See also: võid


English Wikipedia has an article on:


  • IPA(key): /vɔɪd/
  • (file)
  • Rhymes: -ɔɪd
  • Hyphenation: void

Etymology 1Edit

From Middle English voide, voyde, from Old French vuit, voide, vuide (modern vide), in turn from a Vulgar Latin *vocitus, related to Latin vacuus (empty).


void (not comparable)

  1. Containing nothing; empty; not occupied or filled.
  2. Having no incumbent; unoccupied; said of offices etc.
  3. Being without; destitute; devoid.
  4. Not producing any effect; ineffectual; vain.
  5. Of no legal force or effect, incapable of confirmation or ratification.
    null and void
  6. Containing no immaterial quality; destitute of mind or soul.
    • 1728, Pope, Alexander, “Book II”, in The Dunciad; republished in The Complete Poetical Works of Alexander Pope, Boston, New York: Houghton, Mifflin and Company, 1902, page 231:
      And senseless words she gave, and sounding strain, / But senseless, lifeless! idol void and vain!
  7. (computing, programming, of a function or method) That does not return a value.
    • 2005, Craig Larman, Applying UML and patterns:
      In particular, the roll method is void — it has no return value.
    • 2007, Andrew Krause, Foundations of GTK+ Development:
      The return value can safely be ignored if it is a void function.


English Wikipedia has an article on:

void (plural voids)

  1. An empty space; a vacuum.
    Nobody has crossed the void since one man died trying three hundred years ago; it's high time we had another go.
    • 1711, Pope, Alexander, “Part II”, in An Essay on Criticism, lines 9–10; republished in The Complete Poetical Works of Alexander Pope, Boston, New York: Houghton, Mifflin and Company, 1902, page 70:
      Pride, where Wit fails, steps in to our defence, / And fills up all the mighty void of Sense.
  2. (astronomy) An extended region of space containing no galaxies
  3. (materials science) A collection of adjacent vacancies inside a crystal lattice.
  4. (fluid mechanics) A pocket of vapour inside a fluid flow, created by cavitation.
  5. (construction) An empty space between floors or walls, including false separations and planned gaps between a building and its facade.
  • ((engineering) collection of vacancies): pore
  • ((engineering) pocket of vapour in fluid): bubble
  • ((astronomy) An extended region of space containing no galaxies): Local Void


void (third-person singular simple present voids, present participle voiding, simple past and past participle voided)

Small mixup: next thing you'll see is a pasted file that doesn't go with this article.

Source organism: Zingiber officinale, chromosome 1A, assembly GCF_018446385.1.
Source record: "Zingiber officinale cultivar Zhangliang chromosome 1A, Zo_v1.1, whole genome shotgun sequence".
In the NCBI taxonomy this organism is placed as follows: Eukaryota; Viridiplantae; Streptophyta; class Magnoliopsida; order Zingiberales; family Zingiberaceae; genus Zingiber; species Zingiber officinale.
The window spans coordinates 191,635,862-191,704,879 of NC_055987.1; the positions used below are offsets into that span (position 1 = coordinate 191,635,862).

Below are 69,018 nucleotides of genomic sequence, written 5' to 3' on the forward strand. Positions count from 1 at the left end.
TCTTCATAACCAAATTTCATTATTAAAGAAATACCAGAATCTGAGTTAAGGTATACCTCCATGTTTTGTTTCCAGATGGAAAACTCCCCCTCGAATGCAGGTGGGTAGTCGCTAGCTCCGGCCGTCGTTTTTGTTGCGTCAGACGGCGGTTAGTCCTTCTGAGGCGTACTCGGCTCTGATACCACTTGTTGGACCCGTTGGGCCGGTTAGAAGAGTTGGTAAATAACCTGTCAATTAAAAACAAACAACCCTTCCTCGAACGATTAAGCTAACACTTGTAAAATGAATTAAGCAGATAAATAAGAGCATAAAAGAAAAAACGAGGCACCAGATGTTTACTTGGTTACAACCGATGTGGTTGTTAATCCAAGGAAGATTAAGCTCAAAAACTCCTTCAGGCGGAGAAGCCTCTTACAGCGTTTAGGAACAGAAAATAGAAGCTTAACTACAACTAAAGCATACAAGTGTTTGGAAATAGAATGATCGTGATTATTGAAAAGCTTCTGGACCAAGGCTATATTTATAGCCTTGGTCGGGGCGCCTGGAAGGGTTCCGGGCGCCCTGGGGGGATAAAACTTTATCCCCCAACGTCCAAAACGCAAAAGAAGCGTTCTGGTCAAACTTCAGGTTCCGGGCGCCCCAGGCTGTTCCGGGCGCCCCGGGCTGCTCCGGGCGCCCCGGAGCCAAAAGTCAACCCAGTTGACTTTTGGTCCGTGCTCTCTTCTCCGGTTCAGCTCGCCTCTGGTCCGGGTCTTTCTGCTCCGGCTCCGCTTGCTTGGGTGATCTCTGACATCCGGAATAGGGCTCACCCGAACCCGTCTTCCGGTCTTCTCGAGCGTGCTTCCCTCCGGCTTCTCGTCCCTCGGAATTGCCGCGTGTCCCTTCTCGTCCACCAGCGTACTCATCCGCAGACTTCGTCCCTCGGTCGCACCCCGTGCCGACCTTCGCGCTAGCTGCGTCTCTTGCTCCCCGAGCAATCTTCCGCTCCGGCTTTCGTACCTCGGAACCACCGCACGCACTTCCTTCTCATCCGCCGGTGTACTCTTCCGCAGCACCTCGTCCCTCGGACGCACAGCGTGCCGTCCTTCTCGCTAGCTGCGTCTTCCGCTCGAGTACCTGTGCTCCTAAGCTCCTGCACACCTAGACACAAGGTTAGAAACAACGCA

1. (transitive) To make invalid or worthless.
    He voided the check and returned it.
  2. (transitive, medicine) To empty.
    void one’s bowels
  3. To throw or send out; to evacuate; to emit; to discharge.
    to void excrement
    • c. 1596–1598, William Shakespeare, “The Merchant of Venice”, in Mr. William Shakespeares Comedies, Histories, & Tragedies: Published According to the True Originall Copies (First Folio), London: [] Isaac Iaggard, and Ed[ward] Blount, published 1623, OCLC 606515358, (please specify the act number in uppercase Roman numerals, and the scene number in lowercase Roman numerals):
      You, that did void your rheum upon my beard, And foot me as you spurn a stranger cur
    • 1612, John Webster, The White Devil
      With shovel, like a fury, voided out / The earth and scattered bones.
    • a. 1692, Isaac Barrow, The Danger and Mischief of Delaying Repentance
      a watchful application of mind in voiding prejudices
  4. (intransitive, obsolete) To withdraw, depart.
    • 1485, Sir Thomas Malory, “xvj”, in Le Morte Darthur, book I:
      BY than come in to the feld kynge Ban as fyers as a lyon [] / Ha a said kyng Lot we must be discomfyte / for yonder I see the moste valyaunt knyght of the world / and the man of the most renoume / for suche ij bretheren as is kyng Ban & kyng bors ar not lyuynge / wherfore we must nedes voyde or deye
  5. (transitive, obsolete) To remove the contents of; to make or leave vacant or empty; to quit; to leave.
    to void a table

Etymology 2Edit

Alteration of voidee.


void (plural voids)

  1. (now rare, historical) A voidee. [from 15th c.]
    • 2011, Thomas Penn, Winter King, Penguin 2012, p. 68:
      Late on the final evening, as the customary ‘void’ – spiced wine and sweetmeats – was served, more elaborate disguisings in the great hall culminated in the release of a flock of white doves.


Middle FrenchEdit

Alternative formsEdit



  1. third-person singular indicative present of veoir